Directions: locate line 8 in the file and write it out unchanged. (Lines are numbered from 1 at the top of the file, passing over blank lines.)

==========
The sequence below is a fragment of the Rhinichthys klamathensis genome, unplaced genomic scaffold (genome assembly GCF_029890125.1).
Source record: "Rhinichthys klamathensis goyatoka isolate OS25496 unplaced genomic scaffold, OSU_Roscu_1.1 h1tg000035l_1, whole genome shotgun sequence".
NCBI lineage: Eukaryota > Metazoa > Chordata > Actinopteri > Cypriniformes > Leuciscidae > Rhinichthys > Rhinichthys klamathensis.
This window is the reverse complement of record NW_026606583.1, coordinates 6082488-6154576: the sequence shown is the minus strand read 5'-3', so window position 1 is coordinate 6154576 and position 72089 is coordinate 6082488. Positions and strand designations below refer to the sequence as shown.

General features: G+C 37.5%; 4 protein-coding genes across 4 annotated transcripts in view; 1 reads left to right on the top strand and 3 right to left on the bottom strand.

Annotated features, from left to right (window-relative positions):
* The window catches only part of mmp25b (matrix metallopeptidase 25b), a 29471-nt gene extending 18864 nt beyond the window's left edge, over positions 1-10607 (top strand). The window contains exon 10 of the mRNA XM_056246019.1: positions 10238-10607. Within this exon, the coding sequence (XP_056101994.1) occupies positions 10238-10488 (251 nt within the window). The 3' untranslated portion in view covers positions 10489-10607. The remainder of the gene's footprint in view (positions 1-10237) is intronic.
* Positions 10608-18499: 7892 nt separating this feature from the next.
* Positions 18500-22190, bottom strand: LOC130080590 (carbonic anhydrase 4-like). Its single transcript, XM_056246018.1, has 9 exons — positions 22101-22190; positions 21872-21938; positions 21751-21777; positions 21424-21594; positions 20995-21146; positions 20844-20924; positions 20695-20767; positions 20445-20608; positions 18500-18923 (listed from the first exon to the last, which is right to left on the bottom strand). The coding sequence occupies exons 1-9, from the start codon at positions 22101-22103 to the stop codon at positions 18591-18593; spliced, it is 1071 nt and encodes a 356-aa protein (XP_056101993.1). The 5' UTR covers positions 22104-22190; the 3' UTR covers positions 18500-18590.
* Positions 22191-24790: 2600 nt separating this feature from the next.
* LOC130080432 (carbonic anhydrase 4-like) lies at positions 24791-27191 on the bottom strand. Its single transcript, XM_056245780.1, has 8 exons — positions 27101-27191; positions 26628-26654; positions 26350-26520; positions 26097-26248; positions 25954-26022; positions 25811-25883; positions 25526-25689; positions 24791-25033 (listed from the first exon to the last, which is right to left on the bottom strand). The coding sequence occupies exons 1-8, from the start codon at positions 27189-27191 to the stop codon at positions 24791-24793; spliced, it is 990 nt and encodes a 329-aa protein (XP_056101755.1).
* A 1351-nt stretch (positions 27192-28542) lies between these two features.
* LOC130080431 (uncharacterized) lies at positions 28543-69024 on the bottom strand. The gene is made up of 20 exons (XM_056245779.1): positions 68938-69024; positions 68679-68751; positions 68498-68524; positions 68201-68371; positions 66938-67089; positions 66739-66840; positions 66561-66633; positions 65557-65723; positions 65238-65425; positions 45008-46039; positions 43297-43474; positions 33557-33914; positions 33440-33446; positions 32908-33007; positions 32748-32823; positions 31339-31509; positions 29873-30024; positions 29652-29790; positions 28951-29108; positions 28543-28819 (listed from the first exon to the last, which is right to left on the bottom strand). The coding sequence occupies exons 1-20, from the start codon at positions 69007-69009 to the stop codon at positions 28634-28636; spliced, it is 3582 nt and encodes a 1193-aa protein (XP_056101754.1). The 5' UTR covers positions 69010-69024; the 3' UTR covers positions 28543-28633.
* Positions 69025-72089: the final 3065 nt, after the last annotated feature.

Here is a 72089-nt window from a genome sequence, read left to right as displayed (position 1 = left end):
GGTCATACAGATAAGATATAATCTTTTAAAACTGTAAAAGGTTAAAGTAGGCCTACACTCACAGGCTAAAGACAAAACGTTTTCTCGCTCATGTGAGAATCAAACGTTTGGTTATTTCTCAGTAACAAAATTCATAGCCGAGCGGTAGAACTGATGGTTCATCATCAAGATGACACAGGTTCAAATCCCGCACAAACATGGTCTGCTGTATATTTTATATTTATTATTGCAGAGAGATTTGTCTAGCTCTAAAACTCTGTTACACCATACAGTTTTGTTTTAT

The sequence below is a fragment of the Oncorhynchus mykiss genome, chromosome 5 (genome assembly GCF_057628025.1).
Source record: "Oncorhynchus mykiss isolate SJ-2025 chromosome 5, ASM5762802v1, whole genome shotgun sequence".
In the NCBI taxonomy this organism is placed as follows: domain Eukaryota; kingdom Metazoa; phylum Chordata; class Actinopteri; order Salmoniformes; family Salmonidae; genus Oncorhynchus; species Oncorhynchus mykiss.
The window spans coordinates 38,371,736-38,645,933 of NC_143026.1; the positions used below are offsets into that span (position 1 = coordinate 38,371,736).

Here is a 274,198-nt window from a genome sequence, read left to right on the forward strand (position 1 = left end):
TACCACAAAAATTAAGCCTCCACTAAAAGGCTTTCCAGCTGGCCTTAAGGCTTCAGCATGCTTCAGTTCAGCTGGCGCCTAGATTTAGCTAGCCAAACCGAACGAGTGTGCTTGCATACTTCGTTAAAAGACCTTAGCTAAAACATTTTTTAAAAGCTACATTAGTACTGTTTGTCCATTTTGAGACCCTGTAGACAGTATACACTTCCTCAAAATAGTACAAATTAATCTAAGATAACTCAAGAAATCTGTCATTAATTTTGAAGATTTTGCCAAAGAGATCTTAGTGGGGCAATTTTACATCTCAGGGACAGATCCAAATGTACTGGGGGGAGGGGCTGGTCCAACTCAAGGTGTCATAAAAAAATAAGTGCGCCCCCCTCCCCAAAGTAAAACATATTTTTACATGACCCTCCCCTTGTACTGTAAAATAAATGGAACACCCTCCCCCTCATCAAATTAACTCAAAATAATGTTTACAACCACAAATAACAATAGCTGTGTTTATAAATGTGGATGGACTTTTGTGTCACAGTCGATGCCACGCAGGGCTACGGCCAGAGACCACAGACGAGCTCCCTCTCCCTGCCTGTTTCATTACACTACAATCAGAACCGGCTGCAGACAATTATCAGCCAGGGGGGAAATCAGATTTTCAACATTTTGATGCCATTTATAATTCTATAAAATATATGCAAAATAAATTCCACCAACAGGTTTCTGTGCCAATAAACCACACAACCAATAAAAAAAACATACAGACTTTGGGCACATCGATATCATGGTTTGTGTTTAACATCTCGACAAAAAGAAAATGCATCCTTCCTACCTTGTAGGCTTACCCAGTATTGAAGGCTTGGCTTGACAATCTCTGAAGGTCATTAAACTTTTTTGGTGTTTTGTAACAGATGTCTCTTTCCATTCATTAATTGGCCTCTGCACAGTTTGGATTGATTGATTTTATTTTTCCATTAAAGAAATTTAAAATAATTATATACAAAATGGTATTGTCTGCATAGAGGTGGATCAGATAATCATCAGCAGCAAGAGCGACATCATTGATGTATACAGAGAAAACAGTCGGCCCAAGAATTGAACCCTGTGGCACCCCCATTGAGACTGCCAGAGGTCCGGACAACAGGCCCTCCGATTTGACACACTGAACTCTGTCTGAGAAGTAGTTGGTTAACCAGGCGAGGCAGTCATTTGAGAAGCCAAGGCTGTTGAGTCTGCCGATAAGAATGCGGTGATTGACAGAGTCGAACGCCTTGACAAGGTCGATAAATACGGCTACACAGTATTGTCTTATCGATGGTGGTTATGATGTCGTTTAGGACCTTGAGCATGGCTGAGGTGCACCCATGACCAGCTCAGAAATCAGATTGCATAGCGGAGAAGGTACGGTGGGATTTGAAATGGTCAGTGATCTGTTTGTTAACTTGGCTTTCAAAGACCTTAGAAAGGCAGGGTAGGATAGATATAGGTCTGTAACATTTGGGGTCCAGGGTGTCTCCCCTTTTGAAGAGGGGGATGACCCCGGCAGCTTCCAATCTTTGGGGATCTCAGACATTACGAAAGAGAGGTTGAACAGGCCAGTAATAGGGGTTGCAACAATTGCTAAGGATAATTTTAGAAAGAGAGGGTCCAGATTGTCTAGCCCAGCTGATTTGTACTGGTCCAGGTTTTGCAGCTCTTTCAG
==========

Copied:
* Positions 10608-18499: 7892 nt separating this feature from the next.